Convert MBR Partitions to GPT

Thomas D. Dean tomdean at
Mon Sep 2 13:54:46 UTC 2019

On 9/2/19 5:11 AM, Polytropon wrote:
> On Mon, 2 Sep 2019 05:04:52 -0700, Thomas D. Dean wrote:
>> On 9/2/19 4:39 AM, Polytropon wrote:
>>> On Sun, 1 Sep 2019 19:47:33 -0700, Thomas D. Dean wrote:
>>>> I have 5 disk drives, with two (same) OS's.  Actually, two drives have
>>>> Windows 7 and its secondary plex.  From an earlier post:
>>>> sata6g_1  HD0 SSD    ubuntu 18.04
>>>> sata6g_2  HD1 WD5000 Ubuntu 18.04
>>>> sata3g_3  HD2 WD5000 windows 7 - not used
>>>> sata3g_4  HD3 WD5000 backup
>>>> sata3g_5  HD4 WD5000 windows 7 secondary plex- not used
>>>> sata3g_6  DVD DRW-24B3LT
>>>> sata6g_E1 (empty)
>>>> sata6g_E2 (empty)
>>>> I plan to keep the SSD Ubuntu install until I can get FreeBSD up and
>>>> running the way I want.
>>>> So, for now, I want to install FreeBSD on sata3g_5 HD4.
>>>> My motherboard, ASUS P9X79 PRO has support for UEFI boot.
>>>> Is it worth the effort to change everything to GPT, or, should I just
>>>> use GPT on the FreeBSD disk?  I am leaning toward the later, but, ...
>>>> I think the future has a SSD for FreeBSD.
>>> Don't confuse UEFI and GPT. :-)
>>> YOu can use both GPT and MBR (not on the same disk, of course,
>>> but on different disks). Choosing MBR is suggested today only
>>> for the few cases where it's absolutely needed. Use GPT if you
>>> can.
>>> You cannot "convert" between the two except via "backup, re-init,
>>> restore", which probably is not what you have in mind.
>>> But as it is about a new installation of FreeBSD into a multi-OS
>>> setting, I'd suggest to leave everything untouched, install
>>> FreeBSD on its disk using GPT partitioning, and add a "chain loader"
>>> entry to GRUB configuration that boots FreeBSD. GRUB can understand
>>> both MBR and GPT, so it doesn't matter.
>> Something, possibly BSDinstall or, maybe something unknown made the 2
>> Windows 7 disks unbootable.  Great, now I can use them for something
>> other than adding weight to the box.
> Maybe there is just some damage to the bootcode of each "Windows".
> Suggestion: Unplug all disks except one of those (one at each time),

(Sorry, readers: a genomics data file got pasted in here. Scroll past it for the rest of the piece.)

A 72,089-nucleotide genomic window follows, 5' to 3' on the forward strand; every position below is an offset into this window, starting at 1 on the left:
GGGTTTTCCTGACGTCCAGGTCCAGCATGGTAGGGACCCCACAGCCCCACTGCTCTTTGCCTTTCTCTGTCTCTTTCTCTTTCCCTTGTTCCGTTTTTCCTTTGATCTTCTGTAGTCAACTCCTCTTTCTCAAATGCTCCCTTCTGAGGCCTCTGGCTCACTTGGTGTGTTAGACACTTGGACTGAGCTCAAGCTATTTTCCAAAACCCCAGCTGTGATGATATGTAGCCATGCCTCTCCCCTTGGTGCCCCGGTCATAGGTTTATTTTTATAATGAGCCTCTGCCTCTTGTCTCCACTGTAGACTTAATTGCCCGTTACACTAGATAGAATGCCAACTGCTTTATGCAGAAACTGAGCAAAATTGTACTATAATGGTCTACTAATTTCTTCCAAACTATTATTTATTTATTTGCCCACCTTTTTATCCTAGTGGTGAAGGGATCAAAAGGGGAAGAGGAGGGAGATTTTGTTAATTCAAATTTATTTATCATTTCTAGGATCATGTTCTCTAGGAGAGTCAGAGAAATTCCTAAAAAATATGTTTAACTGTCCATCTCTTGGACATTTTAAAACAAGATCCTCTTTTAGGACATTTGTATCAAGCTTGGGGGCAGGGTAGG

> boot with a "Windows" installation / repair DVD, restore the boot
> sector - should boot fine again.
> However, it sounds totally wrong that a FreeBSD installer even
> _touches_ disks that are not subject to the FreeBSD installation.
> I can image that adding boot code (single-boot or boot manager)
> to the 1st disk of a setup is possible, but what you're describing
> sounds just wrong. Not entirely impossible, but ...

I downloaded the FreeBSD DVD1.  Disabled USB 3.0 support in the "UEFI 
BIOS", as ASUS calls it.  Now, FreeBSD does not go into the xhci loop.

I chose the entire 3rd disk, ada2 for FreeBSD, accepted most of the 
defaults and the installation completed.  I did not see where BSDinstall 
offered a choice about the MBR.  However, I can not boot anything but 
FreeBSD.  So, BSDinstall did write something to ada0, I have not 
discovered what. I can boot HD0 from "UEFI BIOS"

Maybe BSDinstall messed with moterboard EFI boot???

> Also boot into Linux and make sure the GRUB configuration is
> correct.
>> I changed HD2, sdc to GPT with gparted.  I installed Ubuntu 18.04 on it.
>> I booted sda and used update-grub2.  Seemed to go OK, but I could not
>> get grub to boot sdc.  The boot menu listed sdc, but when selected igrub
>> actually booted sda.  Looking at boot/grub/grub.cfg, I see the menuentry
>> for sdc to have the same values as sda.
>> grub bug??
> Something went wrong when update-grub2 altered the configuration,
> I'd guess. You can manually change the GRUB configuration as needed.

I am trying very hard to not do anything non-automatic or not
out-of-the-box.  Getting old and I forget things...

Tom Dean

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